Mixing. Kneading. Pounding The Dough. #
This is the stage that scares many home bakers, but it shouldn't
Maybe you're worried about "kneading" and how it's too hard and takes too long. Heck, there's entire books written on how to avoid this step entirely.
I'm going to show you a method that's quick, easy and will save you time and refrigerator space too.
All we want to accomplish at this stage is to lengthen, strengthen and align the gluten in the dough. We'll accomplish this, not by hard kneading, but by easy stretching and folding.
Here's how to do it.
Find a Clean Counter and your Plastic Scraper #
You're going to get the counter temporarily dirty, so give yourself some space.
Take a Look at the Dough in the Bowl #
See how it's flatter, smoother and firmer already? The autolyse worked! Much of the trouble of working with extremely sticky dough has been removed by the rest.
Pour the Dough onto the Counter #
Scrape out any dry bits that are still in the bowl too.
Save the bowl because we'll use it later.
Stretch and Fold for Five Minutes #
Pick up one end of the dough. Stretch it toward you and flip it over the rest of the dough. Stretch, and fold.
Pick up the dough on the side, so it turns 1/4 turn. Slap it down on the counter. Stretch it toward you, and fold.
Repeat the stretch, fold, turn, slap sequence for 5 minutes. Nice and slow, nice and gentle.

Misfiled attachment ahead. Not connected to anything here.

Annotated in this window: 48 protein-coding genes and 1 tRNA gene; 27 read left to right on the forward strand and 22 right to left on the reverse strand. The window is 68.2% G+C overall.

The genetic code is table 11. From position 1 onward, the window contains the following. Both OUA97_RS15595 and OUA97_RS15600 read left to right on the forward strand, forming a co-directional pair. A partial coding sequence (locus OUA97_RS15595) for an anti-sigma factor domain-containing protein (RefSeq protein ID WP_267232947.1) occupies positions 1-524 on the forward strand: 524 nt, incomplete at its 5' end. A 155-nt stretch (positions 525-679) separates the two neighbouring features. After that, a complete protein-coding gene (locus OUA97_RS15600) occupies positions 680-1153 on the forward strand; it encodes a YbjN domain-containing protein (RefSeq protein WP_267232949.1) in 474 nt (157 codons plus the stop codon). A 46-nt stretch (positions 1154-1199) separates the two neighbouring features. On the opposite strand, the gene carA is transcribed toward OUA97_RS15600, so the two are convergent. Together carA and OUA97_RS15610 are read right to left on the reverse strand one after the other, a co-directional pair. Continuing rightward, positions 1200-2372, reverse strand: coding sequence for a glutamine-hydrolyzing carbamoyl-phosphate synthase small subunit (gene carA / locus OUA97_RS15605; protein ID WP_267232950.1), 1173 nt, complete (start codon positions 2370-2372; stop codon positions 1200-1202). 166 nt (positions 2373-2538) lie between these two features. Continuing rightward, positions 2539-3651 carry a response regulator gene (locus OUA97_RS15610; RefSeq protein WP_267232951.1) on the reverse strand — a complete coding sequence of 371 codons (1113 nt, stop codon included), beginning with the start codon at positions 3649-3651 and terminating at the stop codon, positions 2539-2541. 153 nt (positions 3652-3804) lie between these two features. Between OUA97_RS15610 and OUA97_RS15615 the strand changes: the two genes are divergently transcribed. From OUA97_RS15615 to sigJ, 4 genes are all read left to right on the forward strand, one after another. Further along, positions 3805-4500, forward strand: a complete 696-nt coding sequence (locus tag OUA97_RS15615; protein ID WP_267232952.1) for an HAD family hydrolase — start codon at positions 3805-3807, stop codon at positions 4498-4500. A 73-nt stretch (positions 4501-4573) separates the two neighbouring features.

After 5 minutes of this, the dough will be much stronger and tougher to stretch out. Great job! Let it rest on the counter for a few minutes while you get a drink of water.
Refreshed? Good. Fold the dough and go back to stretching and folding for another 3-5 minutes.
The dough should be quite a bit stronger than when you started and all the butter completely absorbed in the dough.
That's it! You're done in under 10 minutes. Way to go!
Spray your mixing bowl with pan spray. Gently round your dough into a ball and place, seam side down, in the bowl.
Cover and place in a warm corner of your kitchen for 45 minutes.
Here's a tip. If you're baking during a Saskatchewan winter cold snap, your kitchen might be cold and drafty. Well, mine sure is. If this is the case, put the bowl in your oven with just the oven light on. This will make a cozy warm home for your dough during fermentation.
What Just Happened? #
We just finished all the hard work for our loaf of bread. By stretching and folding the dough, we continued to develop the gluten in the dough, strengthening and lengthening the protein chains.
Take a good look at your dough. It's still pretty rough, isn't it? If you pull on a corner of the dough, the gluten doesn't stretch like a balloon, it just breaks up.
At this stage, bakers say that the mix is 'short': the gluten isn't developed enough to raise your loaf.
We'll continue to strengthen the gluten during the next stage, Bulk Fermentation, which I'll cover in the next post.